LEIBOVICH:  Right.  Well, I think, clearly, I think Democrats, if you talk to people on the Hill, are seeing this as a long-term proposition, long-term in Iraq meaning three to maybe six months.  I mean, this is not something that they‘re going to win or lose politically over the next two weeks or so.  And certainly, when you bring the ‘08 candidates into this, you know, mix, it‘s just a whole—you know, it‘s even a longer-term gambit.  So I think, clearly, right now, we‘re in sort of bare-bones negotiation mode, and I think over time, we‘ll see how it plays out.

MATTHEWS:  What do you make, Anne, of Obama coming out and saying that he would still like to get those 16 more Republican senators in the Senate, Republicans, to help override a veto.  Is that just a pie in the sky?  What kind of politics is that?  Is he still selling idealistic politics while the others, like Pelosi and I suppose Hillary Clinton have to be more practical because they‘re more in the establishment, or what?

KORNBLUT:  Well, on a previous occasion several months ago, he had said that, you know, Look, we‘re going to have to fund this.  Let‘s just admit that we can‘t override a veto.


KORNBLUT:  So now he‘s saying that he‘d like to—I mean, he was criticized for saying, Let‘s give in.  Look, at some point, Democrats were going to have to—this was brinksmanship.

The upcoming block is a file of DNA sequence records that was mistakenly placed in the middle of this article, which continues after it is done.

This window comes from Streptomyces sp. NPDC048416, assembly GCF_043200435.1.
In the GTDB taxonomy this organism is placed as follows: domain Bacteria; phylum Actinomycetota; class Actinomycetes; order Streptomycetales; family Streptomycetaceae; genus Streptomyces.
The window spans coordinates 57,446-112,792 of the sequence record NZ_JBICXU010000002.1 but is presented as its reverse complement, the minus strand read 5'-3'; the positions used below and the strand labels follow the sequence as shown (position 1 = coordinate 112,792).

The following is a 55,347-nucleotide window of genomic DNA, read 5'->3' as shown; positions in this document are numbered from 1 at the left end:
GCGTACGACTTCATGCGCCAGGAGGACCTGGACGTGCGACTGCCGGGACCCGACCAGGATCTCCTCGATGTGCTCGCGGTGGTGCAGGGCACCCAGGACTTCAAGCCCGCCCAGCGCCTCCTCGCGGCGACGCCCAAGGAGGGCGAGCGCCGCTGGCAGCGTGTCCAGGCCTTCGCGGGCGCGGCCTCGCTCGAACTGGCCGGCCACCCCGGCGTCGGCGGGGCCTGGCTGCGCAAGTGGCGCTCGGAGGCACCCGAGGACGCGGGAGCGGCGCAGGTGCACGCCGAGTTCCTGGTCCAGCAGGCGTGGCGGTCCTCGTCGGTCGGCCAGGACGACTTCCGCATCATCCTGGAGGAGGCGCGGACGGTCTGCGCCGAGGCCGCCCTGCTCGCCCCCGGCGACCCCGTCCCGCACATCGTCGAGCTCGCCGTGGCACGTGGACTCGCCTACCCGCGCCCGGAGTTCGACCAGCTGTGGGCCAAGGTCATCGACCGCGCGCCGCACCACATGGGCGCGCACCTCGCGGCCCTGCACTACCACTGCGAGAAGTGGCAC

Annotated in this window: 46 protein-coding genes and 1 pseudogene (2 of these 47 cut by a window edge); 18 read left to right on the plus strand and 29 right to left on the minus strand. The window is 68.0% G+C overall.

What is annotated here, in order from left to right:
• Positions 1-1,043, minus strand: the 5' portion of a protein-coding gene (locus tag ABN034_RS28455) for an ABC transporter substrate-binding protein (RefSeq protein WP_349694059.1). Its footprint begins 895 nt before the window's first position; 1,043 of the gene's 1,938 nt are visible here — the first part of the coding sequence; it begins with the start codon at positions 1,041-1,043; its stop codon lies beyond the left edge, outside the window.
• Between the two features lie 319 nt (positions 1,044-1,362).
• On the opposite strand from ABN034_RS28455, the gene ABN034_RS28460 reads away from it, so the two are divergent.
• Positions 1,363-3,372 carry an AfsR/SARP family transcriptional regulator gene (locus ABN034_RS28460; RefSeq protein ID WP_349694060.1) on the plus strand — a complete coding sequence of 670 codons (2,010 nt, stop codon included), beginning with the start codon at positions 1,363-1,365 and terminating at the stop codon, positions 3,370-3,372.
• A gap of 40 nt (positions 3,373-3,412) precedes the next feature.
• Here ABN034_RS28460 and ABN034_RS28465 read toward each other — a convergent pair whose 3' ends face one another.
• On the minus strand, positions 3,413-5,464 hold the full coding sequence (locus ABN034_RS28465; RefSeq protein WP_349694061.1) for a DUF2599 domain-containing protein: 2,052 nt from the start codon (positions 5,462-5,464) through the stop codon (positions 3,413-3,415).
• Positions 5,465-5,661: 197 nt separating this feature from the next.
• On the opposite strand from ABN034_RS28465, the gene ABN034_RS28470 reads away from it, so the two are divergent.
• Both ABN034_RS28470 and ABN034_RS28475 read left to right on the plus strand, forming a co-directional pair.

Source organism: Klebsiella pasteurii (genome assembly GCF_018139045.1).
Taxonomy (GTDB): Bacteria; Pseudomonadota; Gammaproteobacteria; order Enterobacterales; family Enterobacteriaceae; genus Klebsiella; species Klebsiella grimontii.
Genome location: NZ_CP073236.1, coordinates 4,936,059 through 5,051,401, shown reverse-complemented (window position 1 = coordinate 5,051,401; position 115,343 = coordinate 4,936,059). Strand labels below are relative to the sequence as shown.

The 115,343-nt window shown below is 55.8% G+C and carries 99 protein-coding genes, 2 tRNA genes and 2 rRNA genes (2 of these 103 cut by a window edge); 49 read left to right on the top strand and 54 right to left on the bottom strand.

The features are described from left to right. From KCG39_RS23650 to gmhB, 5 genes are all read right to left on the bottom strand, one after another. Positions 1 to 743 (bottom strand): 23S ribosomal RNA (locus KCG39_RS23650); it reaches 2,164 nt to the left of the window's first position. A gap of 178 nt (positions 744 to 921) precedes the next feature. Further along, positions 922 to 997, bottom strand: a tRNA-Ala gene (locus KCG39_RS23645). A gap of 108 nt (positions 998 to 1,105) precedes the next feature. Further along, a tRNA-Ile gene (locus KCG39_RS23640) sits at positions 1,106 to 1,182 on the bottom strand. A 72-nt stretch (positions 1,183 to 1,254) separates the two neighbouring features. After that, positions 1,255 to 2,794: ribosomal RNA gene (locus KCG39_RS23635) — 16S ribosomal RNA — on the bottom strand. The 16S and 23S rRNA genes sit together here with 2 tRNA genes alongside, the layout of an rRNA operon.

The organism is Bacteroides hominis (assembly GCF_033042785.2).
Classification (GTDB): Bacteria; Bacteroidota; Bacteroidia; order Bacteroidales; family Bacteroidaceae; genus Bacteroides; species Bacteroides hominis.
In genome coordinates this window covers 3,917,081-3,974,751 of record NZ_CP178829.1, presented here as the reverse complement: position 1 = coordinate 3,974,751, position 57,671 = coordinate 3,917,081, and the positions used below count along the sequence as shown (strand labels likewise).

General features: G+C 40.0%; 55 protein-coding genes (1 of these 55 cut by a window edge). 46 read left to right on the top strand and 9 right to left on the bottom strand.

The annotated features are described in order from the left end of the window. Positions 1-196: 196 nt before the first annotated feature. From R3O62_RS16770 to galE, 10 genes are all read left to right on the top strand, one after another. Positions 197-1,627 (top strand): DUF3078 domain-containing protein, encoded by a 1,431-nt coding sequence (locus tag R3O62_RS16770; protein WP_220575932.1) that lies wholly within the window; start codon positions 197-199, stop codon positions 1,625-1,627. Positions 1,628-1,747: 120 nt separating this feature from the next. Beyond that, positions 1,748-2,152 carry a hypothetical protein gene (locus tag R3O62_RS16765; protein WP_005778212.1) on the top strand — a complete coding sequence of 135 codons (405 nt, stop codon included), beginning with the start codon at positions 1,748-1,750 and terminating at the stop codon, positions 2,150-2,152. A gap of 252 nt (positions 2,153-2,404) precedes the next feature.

KORNBLUT:  They were going to have to come to a compromise or else be accused of not funding the troops.  But like Mark said, this is going to—

Harry Reid said today they‘re going to take it to the next fight.  So they‘ve funded this one.  The next funding battle, they‘re going to have the same exact debate.

MATTHEWS:  And the war‘s not getting anymore popular.

Let‘s take a look at this next topic—“name for his pain.”  John McCain‘s temper rose as an issue and a fact yesterday when he dropped the F bomb on Senate colleague John Cornyn, for which he later apologizes.  Is McCain‘s temper a real campaign issue in a country where most top politicians, if not all, are known to go ballistic on occasion?  Bill Clinton had what everybody called his “purple rages,” for example.  Dick Cheney told a Democratic senator the F bomb to himself, I suppose.  I‘m trying to word it properly for television.